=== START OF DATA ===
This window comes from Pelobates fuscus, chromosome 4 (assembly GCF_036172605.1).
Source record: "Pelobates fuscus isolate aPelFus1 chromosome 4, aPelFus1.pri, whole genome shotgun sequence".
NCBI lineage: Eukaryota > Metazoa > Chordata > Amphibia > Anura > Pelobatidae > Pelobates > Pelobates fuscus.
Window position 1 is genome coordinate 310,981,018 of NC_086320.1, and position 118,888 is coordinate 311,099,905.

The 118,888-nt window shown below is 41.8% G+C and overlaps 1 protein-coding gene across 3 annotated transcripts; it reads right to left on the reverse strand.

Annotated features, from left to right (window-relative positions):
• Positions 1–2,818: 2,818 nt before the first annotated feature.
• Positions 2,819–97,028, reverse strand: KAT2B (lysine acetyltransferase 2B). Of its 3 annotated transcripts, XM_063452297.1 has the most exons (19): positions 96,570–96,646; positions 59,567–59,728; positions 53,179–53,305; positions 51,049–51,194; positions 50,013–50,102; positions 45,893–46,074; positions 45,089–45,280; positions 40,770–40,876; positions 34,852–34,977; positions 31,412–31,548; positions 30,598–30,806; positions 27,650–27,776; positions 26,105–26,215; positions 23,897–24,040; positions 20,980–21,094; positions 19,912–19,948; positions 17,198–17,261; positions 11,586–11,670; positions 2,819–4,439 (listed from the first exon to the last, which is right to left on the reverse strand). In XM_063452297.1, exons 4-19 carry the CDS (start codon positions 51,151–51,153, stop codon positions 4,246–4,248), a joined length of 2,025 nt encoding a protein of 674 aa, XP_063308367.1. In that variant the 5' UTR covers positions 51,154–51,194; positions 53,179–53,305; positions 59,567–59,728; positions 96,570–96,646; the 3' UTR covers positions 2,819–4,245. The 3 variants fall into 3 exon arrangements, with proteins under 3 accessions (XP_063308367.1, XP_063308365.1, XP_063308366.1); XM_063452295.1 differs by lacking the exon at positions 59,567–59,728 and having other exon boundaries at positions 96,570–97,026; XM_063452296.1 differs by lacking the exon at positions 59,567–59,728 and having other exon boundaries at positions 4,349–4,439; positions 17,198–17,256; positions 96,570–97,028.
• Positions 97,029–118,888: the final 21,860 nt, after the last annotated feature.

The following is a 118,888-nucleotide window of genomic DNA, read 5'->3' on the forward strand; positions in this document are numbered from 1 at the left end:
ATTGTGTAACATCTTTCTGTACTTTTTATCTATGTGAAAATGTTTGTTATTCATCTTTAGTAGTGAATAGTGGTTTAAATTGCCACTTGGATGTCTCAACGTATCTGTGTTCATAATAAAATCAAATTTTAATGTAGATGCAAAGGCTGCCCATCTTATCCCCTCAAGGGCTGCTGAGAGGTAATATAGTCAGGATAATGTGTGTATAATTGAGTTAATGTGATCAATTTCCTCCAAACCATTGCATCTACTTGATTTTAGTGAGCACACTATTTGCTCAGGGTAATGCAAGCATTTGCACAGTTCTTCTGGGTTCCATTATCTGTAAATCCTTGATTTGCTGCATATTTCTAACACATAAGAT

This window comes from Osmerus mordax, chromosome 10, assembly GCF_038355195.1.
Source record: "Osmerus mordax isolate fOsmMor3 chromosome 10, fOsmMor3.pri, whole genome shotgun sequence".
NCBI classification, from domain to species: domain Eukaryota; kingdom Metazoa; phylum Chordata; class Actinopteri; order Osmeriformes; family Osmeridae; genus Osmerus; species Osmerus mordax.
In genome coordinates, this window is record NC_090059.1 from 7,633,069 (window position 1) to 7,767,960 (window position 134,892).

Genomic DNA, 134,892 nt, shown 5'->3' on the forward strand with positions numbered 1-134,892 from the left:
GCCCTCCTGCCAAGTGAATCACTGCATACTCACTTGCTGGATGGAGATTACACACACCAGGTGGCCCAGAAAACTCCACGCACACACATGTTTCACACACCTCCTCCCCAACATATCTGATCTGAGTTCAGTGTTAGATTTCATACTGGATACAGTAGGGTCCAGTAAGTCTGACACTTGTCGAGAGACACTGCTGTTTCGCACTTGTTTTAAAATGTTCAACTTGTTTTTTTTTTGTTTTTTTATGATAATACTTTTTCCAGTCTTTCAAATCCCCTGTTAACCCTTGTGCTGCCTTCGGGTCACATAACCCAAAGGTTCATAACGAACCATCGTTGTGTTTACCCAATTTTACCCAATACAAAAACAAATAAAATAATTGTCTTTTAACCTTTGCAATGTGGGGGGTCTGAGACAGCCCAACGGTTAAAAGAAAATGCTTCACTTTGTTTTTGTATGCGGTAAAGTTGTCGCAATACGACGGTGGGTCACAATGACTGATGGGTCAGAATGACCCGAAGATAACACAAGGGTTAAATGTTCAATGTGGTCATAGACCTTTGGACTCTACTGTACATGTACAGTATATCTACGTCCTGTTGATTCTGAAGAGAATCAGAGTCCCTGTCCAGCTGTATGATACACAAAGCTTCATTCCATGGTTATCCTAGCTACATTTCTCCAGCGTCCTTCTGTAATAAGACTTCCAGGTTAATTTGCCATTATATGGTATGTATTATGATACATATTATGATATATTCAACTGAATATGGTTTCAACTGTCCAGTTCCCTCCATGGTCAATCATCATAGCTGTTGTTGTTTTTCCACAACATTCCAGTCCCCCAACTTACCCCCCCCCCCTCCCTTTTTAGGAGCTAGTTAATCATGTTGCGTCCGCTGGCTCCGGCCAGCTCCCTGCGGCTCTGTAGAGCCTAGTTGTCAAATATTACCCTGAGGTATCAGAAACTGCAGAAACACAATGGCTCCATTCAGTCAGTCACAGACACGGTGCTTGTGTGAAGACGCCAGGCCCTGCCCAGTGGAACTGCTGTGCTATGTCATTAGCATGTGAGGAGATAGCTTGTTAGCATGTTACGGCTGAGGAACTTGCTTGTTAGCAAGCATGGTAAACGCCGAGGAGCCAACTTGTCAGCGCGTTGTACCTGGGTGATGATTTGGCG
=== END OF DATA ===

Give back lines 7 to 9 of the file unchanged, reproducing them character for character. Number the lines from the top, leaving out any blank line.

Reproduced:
• Positions 1–2,818: 2,818 nt before the first annotated feature.
• Positions 2,819–97,028, reverse strand: KAT2B (lysine acetyltransferase 2B). Of its 3 annotated transcripts, XM_063452297.1 has the most exons (19): positions 96,570–96,646; positions 59,567–59,728; positions 53,179–53,305; positions 51,049–51,194; positions 50,013–50,102; positions 45,893–46,074; positions 45,089–45,280; positions 40,770–40,876; positions 34,852–34,977; positions 31,412–31,548; positions 30,598–30,806; positions 27,650–27,776; positions 26,105–26,215; positions 23,897–24,040; positions 20,980–21,094; positions 19,912–19,948; positions 17,198–17,261; positions 11,586–11,670; positions 2,819–4,439 (listed from the first exon to the last, which is right to left on the reverse strand). In XM_063452297.1, exons 4-19 carry the CDS (start codon positions 51,151–51,153, stop codon positions 4,246–4,248), a joined length of 2,025 nt encoding a protein of 674 aa, XP_063308367.1. In that variant the 5' UTR covers positions 51,154–51,194; positions 53,179–53,305; positions 59,567–59,728; positions 96,570–96,646; the 3' UTR covers positions 2,819–4,245. The 3 variants fall into 3 exon arrangements, with proteins under 3 accessions (XP_063308367.1, XP_063308365.1, XP_063308366.1); XM_063452295.1 differs by lacking the exon at positions 59,567–59,728 and having other exon boundaries at positions 96,570–97,026; XM_063452296.1 differs by lacking the exon at positions 59,567–59,728 and having other exon boundaries at positions 4,349–4,439; positions 17,198–17,256; positions 96,570–97,028.
• Positions 97,029–118,888: the final 21,860 nt, after the last annotated feature.